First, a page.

[Python-Dev] pathlib - current status of discussions

Nick Coghlan ncoghlan at gmail.com
Fri Apr 15 03:11:35 EDT 2016

On 15 April 2016 at 00:01, Random832 <random832 at fastmail.com> wrote:
> On Thu, Apr 14, 2016, at 09:50, Chris Angelico wrote:
>> Adding integers and floats is considered "safe" because most people's
>> use of floats completely compasses their use of ints. (You'll get
>> OverflowError if it can't be represented.) But float and Decimal are
>> considered "unsafe":
>> >>> 1.5 + decimal.Decimal("1.5")
>> Traceback (most recent call last):
>>   File "<stdin>", line 1, in <module>
>> TypeError: unsupported operand type(s) for +: 'float' and
>> 'decimal.Decimal'
>> This is more what's happening here. Floats and Decimals can represent
>> similar sorts of things, but with enough incompatibilities that you
>> can't simply merge them.
> And what such incompatibilities exist between bytes and str for the
> purpose of representing file paths? At the end of the day, there's
> exactly one answer to "what file on disk this represents (or would
> represent if it existed)".

Bytes paths on WIndows are encoded as mbcs for use with the ASCII-only
Windows APIs, and hence don't support the full range of characters
that str does. The colloquial shorthand for that is "bytes paths don't
work properly on Windows" (the more strictly accurate description is
"bytes paths only work correctly on Windows if every code point in the
path can be encoded using the 'mbcs' codec").

Even on *nix, os.fsencode may fail outright if the system is
configured to use a non-universal encoding, while os.fsdecode may
pollute the resulting string with surrogate escaped characters.

Regardless of platform, if somebody hands you *mixed* bytes and str
data, the appropriate default reaction is to complain about it rather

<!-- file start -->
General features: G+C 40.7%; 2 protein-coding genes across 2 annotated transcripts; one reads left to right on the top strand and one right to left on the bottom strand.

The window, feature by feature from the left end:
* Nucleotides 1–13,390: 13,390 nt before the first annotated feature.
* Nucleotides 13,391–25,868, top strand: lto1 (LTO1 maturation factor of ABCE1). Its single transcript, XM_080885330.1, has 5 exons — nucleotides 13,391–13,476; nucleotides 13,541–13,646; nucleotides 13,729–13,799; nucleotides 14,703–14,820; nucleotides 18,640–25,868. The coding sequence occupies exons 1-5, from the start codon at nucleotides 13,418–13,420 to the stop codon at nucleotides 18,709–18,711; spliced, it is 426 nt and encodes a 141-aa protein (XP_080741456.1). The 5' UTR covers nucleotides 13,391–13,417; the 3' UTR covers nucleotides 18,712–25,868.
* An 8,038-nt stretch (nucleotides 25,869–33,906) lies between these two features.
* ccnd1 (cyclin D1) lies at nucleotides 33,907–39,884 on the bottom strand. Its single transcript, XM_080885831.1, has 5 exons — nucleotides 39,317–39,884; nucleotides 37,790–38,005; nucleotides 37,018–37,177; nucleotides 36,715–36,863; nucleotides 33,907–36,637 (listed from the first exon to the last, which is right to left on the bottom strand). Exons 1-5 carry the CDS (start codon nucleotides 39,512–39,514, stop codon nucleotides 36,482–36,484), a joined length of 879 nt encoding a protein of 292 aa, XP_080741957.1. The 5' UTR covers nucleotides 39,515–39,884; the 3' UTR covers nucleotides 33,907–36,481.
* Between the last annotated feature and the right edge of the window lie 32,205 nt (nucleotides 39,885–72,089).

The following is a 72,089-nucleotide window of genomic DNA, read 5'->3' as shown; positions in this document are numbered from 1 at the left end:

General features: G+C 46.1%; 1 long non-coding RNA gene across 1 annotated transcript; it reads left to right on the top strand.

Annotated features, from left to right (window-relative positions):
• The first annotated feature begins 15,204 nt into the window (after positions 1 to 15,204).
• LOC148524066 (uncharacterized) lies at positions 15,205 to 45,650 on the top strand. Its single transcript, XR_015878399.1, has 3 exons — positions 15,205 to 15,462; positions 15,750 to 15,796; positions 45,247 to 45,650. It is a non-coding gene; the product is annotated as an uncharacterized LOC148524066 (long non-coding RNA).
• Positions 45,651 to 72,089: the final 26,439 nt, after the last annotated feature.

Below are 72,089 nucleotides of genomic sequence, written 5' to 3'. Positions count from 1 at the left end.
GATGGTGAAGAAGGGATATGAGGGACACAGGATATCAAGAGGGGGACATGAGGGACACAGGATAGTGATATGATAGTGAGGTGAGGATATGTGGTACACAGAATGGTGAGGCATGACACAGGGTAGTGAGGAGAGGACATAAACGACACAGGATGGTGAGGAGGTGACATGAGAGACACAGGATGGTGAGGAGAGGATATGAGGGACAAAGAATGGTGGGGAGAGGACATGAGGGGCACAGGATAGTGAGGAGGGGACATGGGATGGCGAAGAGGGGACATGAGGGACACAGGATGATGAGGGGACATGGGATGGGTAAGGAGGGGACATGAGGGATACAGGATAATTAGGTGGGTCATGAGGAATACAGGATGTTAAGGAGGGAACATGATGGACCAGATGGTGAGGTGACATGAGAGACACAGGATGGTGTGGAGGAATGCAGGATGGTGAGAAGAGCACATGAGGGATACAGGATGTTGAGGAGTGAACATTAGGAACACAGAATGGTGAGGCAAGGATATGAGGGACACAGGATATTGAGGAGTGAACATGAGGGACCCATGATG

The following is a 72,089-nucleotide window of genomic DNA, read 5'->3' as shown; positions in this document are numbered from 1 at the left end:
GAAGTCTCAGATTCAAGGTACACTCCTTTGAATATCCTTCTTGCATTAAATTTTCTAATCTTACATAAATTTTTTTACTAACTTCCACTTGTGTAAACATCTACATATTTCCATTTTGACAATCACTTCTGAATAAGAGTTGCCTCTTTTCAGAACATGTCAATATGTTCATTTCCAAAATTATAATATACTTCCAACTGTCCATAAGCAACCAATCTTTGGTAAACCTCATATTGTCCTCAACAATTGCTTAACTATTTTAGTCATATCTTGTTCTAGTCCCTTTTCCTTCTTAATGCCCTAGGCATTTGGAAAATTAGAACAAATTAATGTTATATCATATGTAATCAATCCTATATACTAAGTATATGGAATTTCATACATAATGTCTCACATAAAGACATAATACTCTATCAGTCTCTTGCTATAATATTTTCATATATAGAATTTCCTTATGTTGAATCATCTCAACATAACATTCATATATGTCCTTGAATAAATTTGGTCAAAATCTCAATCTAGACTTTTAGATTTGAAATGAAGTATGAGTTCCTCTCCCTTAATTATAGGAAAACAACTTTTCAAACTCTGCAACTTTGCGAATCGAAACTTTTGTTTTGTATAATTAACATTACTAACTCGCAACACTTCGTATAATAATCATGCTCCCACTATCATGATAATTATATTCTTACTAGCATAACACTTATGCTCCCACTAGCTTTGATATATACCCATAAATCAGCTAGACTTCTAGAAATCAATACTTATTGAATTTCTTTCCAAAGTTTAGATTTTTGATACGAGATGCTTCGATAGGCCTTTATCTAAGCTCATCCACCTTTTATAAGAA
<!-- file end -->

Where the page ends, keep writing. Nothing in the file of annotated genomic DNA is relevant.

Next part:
than assume they meant one or the other. That complaint may take one
of two forms:

- for a high level, platform independent API, bytes should just be
rejected outright
- for a low level API with input type dependent behaviour, the input
should be rejected as ambiguous - the API doesn't know whether the str
behaviour or the bytes behaviour is the intended one

pathlib falls into the first category - it just rejects bytes as input
os.path.join falls into the second category - all str is fine, and all
bytes is fine, but mixing them fails

However, once somebody reaches for the coercion APIs (fsdecode and
fsencode), they're now *explicitly* telling the interpreter what they
want, since there's no ambiguity about the possible return types from
those functions.

In relation to Victor's comment about this being complex code to show
to a novice:

  os.path.join(*map(os.fsdecode, ("str", b"bytes")))

I agree, but also think that's a good reason for people to switch to
teaching novices pathlib rather than os.path, and letting them
discover the underlying libraries as required by the code and examples
they encounter.


Nick Coghlan   |   ncoghlan at gmail.com   |   Brisbane, Australia

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